A smart grid delivers electricity from suppliers to consumers using digital technology with two-way communications to control appliances at consumers' homes to save energy, reduce cost and increase reliability and transparency. It overlays the electrical grid with an information and net metering system. Such a modernized electricity network is being promoted by many governments as a way of addressing energy independence, global warming and emergency resilience issues.
The smart grid is made possible by applying sensing, measurement and control devices with two-way communications to electricity production, transmission, distribution and consumption parts of the power grid that communicate information about grid condition to system users, operators and automated devices, making it possible to dynamically respond to changes in grid condition.
A smart grid includes an intelligent monitoring system that keeps track of all electricity flowing in the system. It also incorporates the use of superconductive transmission lines for less power loss, as well as the capability of integrating renewable electricity such as solar and wind. When power is least expensive the user can allow the smart grid to turn on selected home appliances such as washing machines or factory processes that can run at arbitrary hours. At peak times it could turn off selected appliances to reduce demand.
The amount of data required to perform monitoring and switching your appliances off automatically is very small compared with that already reaching even remote homes to support voice, security, Internet and TV services. Many smart grid bandwidth upgrades are paid for by over-provisioning to also support consumer services, and subsidizing the communications with energy-related services or subsidizing the energy-related services, such as higher rates during peak hours, with communications. This is particularly true where governments run both sets of services as a public monopoly.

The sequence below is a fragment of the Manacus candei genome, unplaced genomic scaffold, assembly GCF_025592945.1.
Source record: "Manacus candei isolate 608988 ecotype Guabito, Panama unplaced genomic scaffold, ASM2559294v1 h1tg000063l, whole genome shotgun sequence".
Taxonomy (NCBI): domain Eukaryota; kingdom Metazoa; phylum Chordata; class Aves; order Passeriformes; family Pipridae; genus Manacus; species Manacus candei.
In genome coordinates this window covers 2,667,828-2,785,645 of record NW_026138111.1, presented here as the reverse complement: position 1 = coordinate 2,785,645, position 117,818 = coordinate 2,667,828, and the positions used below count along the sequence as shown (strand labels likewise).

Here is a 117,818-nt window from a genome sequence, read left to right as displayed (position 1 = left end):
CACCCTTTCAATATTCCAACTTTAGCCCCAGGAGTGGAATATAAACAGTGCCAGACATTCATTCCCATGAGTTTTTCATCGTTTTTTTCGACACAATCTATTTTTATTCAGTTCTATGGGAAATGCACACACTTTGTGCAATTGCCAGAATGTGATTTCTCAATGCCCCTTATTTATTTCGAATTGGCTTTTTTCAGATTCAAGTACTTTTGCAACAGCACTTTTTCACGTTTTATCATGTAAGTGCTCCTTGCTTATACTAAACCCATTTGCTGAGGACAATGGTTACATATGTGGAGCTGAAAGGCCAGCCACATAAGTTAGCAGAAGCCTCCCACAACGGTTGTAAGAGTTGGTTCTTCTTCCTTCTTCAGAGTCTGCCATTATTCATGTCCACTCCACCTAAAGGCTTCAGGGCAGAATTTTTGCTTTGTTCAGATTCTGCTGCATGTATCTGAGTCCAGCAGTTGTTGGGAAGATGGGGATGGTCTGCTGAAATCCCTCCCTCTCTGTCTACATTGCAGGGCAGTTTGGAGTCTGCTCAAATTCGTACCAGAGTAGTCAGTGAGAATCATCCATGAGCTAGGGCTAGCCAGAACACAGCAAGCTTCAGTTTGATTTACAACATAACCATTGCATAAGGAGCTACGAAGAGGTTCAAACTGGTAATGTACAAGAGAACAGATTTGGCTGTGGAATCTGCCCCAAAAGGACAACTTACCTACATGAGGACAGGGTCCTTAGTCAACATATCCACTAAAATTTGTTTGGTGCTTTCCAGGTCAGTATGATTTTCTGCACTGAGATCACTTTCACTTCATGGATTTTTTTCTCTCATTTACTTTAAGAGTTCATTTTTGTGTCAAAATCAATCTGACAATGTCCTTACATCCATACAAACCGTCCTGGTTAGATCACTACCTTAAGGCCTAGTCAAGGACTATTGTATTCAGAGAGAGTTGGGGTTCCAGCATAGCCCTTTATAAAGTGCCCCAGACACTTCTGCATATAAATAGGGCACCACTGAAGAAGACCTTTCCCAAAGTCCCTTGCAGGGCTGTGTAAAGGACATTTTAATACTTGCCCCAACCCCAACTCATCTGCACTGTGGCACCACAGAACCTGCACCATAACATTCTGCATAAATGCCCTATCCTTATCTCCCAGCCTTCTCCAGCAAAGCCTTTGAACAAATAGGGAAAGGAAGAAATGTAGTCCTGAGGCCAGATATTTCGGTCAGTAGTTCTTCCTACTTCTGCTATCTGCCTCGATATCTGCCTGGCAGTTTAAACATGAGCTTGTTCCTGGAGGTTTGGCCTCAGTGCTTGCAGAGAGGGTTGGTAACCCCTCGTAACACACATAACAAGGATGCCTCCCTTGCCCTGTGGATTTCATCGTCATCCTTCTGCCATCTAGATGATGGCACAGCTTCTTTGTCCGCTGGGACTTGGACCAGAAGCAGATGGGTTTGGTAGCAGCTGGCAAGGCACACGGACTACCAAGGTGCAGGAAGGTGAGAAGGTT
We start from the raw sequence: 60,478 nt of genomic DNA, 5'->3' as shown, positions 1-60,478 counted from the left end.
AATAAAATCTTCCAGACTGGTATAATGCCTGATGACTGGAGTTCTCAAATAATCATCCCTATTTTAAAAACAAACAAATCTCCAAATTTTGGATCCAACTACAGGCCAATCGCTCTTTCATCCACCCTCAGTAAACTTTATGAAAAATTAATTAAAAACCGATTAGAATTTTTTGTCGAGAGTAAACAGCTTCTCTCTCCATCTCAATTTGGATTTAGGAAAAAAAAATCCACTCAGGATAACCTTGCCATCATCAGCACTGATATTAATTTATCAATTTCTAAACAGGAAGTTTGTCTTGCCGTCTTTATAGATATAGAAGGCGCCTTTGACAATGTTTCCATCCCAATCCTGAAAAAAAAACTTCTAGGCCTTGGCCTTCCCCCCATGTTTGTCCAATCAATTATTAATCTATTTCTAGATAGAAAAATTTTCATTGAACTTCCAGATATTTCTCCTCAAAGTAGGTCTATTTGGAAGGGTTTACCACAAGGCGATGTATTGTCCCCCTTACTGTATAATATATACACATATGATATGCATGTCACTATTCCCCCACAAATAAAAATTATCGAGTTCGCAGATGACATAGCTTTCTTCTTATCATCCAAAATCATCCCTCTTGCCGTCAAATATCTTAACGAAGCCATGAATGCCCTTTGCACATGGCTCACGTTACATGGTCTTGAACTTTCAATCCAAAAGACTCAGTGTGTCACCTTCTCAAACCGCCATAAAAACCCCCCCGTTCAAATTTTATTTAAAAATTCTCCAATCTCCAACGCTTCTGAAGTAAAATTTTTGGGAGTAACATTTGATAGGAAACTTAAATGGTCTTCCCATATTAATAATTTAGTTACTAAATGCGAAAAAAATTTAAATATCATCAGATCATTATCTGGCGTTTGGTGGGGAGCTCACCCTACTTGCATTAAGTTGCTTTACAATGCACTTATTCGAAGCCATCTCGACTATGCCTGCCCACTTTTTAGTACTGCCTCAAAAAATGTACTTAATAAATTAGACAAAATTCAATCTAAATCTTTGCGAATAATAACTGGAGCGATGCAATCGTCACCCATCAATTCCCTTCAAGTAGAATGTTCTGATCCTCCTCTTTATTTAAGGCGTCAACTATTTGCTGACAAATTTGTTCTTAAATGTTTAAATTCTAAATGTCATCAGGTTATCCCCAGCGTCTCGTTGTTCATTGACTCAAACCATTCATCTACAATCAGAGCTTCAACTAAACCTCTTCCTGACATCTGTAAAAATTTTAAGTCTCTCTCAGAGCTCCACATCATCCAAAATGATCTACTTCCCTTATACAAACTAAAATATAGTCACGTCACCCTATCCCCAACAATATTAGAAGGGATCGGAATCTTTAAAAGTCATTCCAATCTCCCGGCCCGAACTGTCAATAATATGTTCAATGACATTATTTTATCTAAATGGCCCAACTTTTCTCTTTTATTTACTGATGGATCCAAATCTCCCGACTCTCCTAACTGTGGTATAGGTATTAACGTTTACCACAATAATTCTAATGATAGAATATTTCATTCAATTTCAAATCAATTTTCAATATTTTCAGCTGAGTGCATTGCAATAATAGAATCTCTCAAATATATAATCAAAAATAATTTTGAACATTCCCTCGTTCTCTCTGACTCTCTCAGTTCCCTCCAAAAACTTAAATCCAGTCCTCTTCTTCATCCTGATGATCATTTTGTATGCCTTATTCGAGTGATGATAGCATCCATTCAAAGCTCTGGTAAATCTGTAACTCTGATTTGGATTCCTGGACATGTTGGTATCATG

Before recent standards efforts, municipal governments, have historically taken the lead in enforcing integration standards for smart grids/meters. As municipalities or municipal electricity providers also often own some fiber optic backbones and control transit exchanges at which communication service providers meet, they are often well positioned to provide good integration.
Municipalities also have primary responsibility for emergency response and resilience, and would in most cases have the legal mandate to ration or provision power, say to ensure that hospitals and fire response and shelters have priority and receive whatever power is still available in a general outage.